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House passes bill to restrict juvenile records

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Associated Press
OLYMPIA — A bill that would restrict who can access juvenile criminal records has passed the House.
Passed by a unanimous vote Friday, House Bill 1651 would keep juvenile offender records confidential unless a juvenile has been convicted of certain serious and violent offenses, including a sex offense for which registration is required.
Also under the measure, confidential juvenile offender records could not be published, distributed or sold.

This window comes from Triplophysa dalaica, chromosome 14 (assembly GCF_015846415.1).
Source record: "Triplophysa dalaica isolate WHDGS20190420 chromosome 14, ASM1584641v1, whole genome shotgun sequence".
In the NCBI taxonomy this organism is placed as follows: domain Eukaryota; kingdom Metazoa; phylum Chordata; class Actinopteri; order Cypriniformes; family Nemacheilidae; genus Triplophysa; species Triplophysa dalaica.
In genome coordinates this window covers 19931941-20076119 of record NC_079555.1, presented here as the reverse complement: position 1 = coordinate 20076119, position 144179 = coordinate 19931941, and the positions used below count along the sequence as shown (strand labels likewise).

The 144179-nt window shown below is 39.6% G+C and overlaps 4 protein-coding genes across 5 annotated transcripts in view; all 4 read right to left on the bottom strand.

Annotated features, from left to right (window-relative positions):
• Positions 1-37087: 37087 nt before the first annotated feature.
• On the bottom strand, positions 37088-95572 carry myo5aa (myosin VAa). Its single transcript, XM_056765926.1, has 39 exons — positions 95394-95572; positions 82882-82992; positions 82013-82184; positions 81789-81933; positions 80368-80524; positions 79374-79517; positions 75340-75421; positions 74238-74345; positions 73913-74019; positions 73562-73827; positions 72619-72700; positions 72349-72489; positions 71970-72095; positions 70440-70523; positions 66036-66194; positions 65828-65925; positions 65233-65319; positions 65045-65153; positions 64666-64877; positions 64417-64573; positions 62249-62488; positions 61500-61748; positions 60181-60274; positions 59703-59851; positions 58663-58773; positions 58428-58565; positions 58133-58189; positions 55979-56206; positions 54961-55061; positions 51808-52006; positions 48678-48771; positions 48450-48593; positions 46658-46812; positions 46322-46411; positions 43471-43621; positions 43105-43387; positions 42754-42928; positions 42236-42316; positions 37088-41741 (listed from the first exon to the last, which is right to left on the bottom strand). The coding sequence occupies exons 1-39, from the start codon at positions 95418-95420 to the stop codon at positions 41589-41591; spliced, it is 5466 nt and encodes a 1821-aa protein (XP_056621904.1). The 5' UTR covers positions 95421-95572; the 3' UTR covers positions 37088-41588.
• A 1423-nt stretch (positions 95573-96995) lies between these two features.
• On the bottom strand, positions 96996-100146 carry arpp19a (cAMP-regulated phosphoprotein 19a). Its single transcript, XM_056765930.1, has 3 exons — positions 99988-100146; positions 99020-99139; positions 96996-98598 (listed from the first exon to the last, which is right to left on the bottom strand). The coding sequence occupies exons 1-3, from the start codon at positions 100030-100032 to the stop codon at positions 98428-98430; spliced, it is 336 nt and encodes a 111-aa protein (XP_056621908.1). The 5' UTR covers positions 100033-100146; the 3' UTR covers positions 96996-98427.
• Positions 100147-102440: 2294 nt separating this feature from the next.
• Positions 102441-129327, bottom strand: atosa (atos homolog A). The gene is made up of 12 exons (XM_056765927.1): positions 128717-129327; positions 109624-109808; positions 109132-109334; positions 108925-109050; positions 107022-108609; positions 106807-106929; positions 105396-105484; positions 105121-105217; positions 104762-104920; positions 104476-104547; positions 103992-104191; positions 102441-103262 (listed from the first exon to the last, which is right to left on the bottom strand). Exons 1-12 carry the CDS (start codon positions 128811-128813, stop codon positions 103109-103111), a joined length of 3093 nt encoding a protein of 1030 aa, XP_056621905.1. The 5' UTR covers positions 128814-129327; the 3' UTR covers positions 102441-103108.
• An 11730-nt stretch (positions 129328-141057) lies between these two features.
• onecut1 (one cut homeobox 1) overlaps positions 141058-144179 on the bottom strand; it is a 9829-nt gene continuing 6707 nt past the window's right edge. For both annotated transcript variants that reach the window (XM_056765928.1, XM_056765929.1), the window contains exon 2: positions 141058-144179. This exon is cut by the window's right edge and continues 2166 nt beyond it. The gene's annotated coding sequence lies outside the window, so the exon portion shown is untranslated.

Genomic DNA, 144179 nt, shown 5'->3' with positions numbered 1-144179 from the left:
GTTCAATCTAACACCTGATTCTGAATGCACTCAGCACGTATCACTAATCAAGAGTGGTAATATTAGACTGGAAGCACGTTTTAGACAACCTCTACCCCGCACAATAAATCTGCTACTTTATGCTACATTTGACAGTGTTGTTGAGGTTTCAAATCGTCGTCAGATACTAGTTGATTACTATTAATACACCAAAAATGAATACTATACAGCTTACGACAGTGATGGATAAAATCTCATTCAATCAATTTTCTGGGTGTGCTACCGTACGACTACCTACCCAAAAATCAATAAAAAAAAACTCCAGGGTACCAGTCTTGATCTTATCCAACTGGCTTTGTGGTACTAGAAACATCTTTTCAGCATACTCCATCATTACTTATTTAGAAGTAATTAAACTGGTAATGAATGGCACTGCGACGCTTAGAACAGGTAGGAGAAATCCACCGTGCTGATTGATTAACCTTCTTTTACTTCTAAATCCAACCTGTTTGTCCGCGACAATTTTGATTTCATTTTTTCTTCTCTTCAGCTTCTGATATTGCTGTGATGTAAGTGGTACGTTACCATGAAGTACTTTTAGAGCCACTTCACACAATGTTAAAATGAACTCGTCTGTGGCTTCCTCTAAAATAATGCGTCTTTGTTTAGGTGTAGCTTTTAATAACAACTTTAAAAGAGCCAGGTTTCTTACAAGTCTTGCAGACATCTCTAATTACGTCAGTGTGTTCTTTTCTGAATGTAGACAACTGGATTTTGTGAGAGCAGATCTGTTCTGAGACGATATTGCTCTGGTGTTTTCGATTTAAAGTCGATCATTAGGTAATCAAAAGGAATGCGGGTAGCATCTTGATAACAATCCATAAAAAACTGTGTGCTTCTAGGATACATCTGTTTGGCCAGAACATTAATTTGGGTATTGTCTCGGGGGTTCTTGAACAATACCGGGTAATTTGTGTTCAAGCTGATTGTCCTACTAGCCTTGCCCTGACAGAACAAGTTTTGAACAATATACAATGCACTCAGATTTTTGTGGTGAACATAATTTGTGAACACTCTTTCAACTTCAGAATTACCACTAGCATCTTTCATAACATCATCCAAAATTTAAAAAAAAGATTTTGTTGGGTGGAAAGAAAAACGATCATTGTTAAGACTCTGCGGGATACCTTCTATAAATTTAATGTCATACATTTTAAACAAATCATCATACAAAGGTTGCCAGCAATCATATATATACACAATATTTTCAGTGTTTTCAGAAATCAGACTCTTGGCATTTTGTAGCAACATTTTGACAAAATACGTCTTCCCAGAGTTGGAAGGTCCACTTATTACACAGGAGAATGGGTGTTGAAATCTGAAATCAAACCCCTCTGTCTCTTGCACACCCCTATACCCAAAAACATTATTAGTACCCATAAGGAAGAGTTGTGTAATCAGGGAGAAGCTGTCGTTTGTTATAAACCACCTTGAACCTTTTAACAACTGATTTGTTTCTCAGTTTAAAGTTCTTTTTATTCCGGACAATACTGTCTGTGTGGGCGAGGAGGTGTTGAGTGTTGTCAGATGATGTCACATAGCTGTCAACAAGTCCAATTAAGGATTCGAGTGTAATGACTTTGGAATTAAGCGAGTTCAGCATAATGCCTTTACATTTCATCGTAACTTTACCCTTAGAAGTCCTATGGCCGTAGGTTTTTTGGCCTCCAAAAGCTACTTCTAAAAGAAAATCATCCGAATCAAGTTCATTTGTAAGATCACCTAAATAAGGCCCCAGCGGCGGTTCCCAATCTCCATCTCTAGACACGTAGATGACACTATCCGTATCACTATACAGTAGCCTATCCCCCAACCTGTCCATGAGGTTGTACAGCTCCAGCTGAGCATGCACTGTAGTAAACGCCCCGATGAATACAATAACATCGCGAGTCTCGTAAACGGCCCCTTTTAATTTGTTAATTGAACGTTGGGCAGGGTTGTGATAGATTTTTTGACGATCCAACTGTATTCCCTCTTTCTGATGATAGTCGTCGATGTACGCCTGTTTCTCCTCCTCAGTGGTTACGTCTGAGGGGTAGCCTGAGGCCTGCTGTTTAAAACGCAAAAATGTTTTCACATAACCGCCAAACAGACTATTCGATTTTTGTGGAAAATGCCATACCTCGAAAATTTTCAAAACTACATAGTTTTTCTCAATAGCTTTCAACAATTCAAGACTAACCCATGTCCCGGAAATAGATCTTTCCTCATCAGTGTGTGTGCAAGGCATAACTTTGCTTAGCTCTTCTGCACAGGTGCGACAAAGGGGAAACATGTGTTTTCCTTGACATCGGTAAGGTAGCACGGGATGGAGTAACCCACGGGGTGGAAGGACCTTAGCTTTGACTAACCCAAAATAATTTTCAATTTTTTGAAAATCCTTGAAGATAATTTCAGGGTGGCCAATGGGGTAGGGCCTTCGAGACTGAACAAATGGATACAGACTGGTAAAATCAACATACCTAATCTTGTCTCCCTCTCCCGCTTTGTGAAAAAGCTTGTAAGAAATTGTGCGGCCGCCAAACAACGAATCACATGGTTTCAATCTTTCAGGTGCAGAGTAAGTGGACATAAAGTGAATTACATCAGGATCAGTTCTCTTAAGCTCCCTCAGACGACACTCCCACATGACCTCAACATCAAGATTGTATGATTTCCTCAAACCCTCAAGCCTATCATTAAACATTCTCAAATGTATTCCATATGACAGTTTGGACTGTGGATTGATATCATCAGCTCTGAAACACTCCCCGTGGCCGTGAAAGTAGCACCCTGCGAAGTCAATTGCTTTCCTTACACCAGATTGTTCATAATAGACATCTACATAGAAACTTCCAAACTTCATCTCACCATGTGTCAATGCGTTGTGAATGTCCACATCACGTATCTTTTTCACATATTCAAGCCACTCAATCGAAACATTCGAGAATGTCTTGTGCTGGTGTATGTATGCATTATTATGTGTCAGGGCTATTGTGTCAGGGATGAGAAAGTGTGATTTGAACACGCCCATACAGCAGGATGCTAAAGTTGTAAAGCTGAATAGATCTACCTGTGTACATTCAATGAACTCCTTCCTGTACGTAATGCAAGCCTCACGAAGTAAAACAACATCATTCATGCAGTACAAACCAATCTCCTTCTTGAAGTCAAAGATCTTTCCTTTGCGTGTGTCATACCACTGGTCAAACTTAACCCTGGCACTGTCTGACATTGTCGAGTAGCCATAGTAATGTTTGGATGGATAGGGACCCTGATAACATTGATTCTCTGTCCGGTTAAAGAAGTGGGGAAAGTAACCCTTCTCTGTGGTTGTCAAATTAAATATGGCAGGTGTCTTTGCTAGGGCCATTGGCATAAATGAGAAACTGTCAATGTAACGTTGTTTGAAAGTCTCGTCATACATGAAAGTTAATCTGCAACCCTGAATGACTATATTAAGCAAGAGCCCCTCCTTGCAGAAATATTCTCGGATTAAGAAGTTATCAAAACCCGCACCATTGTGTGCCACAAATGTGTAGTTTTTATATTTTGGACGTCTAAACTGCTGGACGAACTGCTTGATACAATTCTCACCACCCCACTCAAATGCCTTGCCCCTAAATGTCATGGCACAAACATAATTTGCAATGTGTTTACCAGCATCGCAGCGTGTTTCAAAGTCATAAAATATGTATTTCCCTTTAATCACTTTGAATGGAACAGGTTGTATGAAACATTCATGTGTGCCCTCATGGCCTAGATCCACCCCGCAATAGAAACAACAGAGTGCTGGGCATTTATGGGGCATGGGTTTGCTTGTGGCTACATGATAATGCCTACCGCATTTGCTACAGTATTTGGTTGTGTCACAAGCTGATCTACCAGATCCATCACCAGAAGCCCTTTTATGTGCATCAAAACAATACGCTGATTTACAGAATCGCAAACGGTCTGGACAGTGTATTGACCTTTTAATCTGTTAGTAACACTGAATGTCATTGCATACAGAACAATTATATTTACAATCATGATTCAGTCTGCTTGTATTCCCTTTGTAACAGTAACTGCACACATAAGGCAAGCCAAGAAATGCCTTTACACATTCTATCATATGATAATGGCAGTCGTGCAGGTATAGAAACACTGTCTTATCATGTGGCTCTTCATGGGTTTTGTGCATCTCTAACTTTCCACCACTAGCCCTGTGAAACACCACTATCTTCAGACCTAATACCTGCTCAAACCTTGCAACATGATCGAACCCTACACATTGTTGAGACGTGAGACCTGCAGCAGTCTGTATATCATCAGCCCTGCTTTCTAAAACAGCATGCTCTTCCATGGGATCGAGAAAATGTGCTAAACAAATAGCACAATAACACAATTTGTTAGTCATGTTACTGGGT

Washington is among eight states that does not have juvenile records covered by confidentiality and is one of three states that sell those juvenile records. Since 1977, juvenile offender records have been public unless sealed in accordance with statutory requirements. Non-criminal juvenile records, such as those in a dependency matter or adoption, are not open to the public.
The bill heads next to the Senate.

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